Noteworthy News

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Urban Hospitals and Community Needs Assessments

A new study evaluates the degree to which non-profit urban hospitals are addressing the issue of health inequities in their Affordable Care Act-mandated community needs assessments. The assessments are part of a requirement for hospitals to retain their tax-exempt status, and the study examined the community needs assessments of 179 hospitals in 28 cities to identify how many explicitly or implicitly address health equity concerns.  The study also determined how many outlined future hospital strategies designed to address health equity issues. All private, non-profit urban safety-net hospitals are subject to this requirement. Learn more about how hospitals are responding to [&hellip

NAUH Comments on Proposed Changes in Medicare Payments (Part 3 of 5)

In a letter to the Centers for Medicare & Medicaid Services, the National Association of Urban Hospitals has offered extensive comments on why the Medicare cost report’s S-10 worksheet is not an appropriate tool to use when calculating hospital Medicare disproportionate share (Medicare DSH) uncompensated care payments. In support of this view and in response to the publication of CMS’s draft inpatient prospective payment system regulation detailing how it envisions paying acute-care hospitals in FY 2018, NAUH took advantage of the formal stakeholder comment period to offer documentation, including examples, of the shortcomings of the S-10.  In the letter, NAUH [&hellip

NAUH Comments on Proposed Changes in Medicare Payments (Part 1 of 5)

In a letter to the Centers for Medicare & Medicaid Services, the National Association of Urban Hospitals has offered extensive comments on why the Medicare cost report’s S-10 worksheet is not an appropriate tool to use when calculating hospital Medicare disproportionate share (Medicare DSH) uncompensated care payments. In support of this view and in response to the publication of CMS’s draft inpatient prospective payment system regulation detailing how it envisions paying acute-care hospitals in FY 2018, NAUH took advantage of the formal stakeholder comment period to offer documentation, including examples, of the shortcomings of the S-10.  In the letter, NAUH [&hellip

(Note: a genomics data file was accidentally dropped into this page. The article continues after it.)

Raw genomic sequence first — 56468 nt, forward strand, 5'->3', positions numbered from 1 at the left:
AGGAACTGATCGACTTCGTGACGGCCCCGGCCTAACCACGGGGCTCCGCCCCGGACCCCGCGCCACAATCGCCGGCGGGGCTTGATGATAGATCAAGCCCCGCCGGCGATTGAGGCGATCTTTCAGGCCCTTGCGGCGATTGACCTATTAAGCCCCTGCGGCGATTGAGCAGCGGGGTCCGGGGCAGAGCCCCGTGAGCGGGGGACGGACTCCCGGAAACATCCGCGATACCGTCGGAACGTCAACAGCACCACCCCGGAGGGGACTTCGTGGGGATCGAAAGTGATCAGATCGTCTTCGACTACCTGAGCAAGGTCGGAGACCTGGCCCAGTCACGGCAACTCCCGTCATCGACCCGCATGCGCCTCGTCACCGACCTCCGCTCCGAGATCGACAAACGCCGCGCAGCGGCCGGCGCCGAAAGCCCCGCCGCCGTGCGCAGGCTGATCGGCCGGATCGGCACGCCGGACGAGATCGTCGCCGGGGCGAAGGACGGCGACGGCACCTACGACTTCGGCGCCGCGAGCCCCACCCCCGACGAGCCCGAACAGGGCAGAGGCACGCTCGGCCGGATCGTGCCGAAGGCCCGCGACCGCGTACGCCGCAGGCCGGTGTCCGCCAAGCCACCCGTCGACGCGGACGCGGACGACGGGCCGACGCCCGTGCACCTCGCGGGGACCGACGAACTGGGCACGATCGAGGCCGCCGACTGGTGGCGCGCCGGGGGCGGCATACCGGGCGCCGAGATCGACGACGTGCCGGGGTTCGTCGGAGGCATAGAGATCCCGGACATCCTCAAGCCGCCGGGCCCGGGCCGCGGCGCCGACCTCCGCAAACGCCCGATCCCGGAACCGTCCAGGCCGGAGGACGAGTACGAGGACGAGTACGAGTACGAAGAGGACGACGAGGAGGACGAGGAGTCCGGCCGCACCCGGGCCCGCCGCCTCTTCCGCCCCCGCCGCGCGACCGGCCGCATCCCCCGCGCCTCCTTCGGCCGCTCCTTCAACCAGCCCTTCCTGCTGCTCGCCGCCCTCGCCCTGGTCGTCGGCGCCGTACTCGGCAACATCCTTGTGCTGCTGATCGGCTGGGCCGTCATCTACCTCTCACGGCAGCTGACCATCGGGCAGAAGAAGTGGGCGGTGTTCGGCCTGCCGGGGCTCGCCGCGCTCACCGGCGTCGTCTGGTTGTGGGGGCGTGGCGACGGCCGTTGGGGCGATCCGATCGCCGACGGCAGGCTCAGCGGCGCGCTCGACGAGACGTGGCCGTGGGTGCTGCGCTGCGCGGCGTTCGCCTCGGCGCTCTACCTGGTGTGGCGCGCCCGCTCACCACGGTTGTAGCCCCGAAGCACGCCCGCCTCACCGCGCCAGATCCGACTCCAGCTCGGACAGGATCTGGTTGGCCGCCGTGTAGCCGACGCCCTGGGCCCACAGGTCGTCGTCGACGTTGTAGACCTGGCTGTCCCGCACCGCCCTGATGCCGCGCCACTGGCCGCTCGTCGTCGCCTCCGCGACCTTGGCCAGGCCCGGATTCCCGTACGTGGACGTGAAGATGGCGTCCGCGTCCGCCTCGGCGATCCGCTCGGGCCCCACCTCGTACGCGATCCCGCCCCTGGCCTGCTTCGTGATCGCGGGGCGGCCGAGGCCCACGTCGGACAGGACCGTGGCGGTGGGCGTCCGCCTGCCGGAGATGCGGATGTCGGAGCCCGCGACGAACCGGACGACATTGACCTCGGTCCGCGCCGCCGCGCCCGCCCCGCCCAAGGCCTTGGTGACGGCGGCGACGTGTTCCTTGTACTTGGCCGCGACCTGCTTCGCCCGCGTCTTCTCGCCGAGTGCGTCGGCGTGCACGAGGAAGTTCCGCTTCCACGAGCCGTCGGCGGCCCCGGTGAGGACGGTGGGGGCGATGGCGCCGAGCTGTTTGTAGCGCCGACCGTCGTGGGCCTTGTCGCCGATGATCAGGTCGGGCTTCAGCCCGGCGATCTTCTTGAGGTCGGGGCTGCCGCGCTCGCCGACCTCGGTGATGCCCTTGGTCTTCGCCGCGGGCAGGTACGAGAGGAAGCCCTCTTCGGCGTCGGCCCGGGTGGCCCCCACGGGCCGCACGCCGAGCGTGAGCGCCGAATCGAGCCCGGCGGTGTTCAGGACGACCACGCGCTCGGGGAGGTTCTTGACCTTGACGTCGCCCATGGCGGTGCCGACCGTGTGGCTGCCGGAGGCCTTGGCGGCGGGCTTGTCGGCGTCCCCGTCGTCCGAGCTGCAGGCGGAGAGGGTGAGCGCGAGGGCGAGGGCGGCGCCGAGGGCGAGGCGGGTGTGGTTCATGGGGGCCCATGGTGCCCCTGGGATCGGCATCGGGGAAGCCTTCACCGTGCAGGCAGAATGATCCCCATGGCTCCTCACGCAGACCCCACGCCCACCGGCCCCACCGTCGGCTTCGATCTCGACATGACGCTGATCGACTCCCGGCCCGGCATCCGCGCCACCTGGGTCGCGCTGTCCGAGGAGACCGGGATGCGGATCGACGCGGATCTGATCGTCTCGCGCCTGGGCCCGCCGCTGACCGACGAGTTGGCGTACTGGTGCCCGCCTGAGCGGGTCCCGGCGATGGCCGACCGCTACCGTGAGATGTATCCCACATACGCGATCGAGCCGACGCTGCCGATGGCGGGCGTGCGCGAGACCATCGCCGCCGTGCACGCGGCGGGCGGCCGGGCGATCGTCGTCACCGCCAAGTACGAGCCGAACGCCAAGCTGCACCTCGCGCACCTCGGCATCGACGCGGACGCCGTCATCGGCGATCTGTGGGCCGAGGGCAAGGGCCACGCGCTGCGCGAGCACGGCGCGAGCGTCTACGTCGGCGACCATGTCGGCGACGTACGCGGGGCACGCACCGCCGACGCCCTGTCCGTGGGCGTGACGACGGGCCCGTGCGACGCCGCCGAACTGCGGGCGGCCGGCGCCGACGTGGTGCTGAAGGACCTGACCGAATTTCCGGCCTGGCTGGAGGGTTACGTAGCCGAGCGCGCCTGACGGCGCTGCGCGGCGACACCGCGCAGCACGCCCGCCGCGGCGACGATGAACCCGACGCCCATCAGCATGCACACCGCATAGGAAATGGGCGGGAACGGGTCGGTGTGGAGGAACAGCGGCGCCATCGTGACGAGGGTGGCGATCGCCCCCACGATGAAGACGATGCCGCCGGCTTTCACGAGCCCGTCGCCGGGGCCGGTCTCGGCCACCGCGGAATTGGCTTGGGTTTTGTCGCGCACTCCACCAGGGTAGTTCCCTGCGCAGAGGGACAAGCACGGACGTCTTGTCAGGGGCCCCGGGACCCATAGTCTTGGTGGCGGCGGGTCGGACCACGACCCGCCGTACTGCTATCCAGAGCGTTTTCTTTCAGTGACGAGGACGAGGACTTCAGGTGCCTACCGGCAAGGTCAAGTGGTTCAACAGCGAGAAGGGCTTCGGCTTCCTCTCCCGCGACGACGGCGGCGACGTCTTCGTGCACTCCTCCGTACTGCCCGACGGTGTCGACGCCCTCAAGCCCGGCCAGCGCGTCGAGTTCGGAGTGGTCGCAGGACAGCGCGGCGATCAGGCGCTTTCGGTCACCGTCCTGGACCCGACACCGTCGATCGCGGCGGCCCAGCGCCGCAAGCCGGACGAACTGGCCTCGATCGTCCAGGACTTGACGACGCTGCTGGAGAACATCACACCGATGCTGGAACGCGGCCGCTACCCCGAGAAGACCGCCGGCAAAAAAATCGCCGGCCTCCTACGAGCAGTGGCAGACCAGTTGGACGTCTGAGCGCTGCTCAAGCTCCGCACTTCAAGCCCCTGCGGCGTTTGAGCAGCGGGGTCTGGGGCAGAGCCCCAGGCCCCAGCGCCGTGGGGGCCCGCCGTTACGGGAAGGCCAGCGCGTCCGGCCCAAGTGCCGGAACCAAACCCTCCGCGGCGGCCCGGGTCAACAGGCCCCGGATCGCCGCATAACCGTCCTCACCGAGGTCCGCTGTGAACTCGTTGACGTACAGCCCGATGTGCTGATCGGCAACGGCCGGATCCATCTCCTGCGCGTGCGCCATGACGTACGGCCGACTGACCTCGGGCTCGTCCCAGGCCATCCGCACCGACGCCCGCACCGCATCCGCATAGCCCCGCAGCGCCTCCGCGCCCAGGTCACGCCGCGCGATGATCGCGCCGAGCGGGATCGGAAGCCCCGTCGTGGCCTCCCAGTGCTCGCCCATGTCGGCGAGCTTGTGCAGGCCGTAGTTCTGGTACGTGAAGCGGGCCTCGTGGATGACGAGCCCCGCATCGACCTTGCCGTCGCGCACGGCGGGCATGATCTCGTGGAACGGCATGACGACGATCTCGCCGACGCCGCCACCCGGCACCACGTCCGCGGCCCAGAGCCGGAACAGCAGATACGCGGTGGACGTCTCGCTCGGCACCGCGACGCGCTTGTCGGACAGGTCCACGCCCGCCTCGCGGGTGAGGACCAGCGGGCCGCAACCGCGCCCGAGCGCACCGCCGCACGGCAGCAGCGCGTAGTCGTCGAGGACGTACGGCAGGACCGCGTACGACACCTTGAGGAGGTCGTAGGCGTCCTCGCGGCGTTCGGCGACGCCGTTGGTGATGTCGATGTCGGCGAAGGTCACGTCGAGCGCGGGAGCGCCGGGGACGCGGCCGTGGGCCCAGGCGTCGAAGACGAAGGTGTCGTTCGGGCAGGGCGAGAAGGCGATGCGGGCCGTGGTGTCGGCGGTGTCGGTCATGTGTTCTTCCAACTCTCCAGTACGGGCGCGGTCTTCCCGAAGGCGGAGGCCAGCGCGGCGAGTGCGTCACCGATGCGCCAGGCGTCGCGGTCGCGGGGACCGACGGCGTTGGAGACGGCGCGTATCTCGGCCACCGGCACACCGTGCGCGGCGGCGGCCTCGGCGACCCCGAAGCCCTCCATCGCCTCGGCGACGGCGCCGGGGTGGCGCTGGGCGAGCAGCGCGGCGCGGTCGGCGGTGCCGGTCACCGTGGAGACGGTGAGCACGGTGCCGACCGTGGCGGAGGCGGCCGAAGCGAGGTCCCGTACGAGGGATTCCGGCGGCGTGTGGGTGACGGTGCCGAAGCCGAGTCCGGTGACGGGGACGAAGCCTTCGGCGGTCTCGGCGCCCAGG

Medicare’s Costs Can Be High for Low-Income Beneficiaries

Despite enjoying Medicare coverage, low-income seniors can still spend a significant portion of their limited income on costs Medicare does not cover. According to a new study published by the Commonwealth Fund, more than 25 percent of Medicare beneficiaries spend at least 20 percent of their income on health care – on things like premiums, cost-sharing, prescriptions, and dental and vision care, long-term care, and other services not covered by the federal program.  These costs pose a problem for many because nearly half of all Medicare participants have incomes below the federal poverty level, which is slightly less than $24,000 [&hellip

Hospital Uncompensated Care Down

As was surely expected, reforms introduced through implementation of the Affordable Care Act have driven down uncompensated care costs for many hospitals. How much? A new study published by the Commonwealth Fund offers the following findings: uncompensated care declines in expansion states are substantial relative to profit margins; for every dollar of uncompensated care costs hospitals in expansion states had in 2013, the Affordable Care Act erased 41 cents by 2015; and Medicaid expansion reduced uncompensated care burdens for safety-net hospitals that are not made whole by Medicaid disproportionate share payments (Medicaid DSH). Learn more, including how the decline in [&hellip

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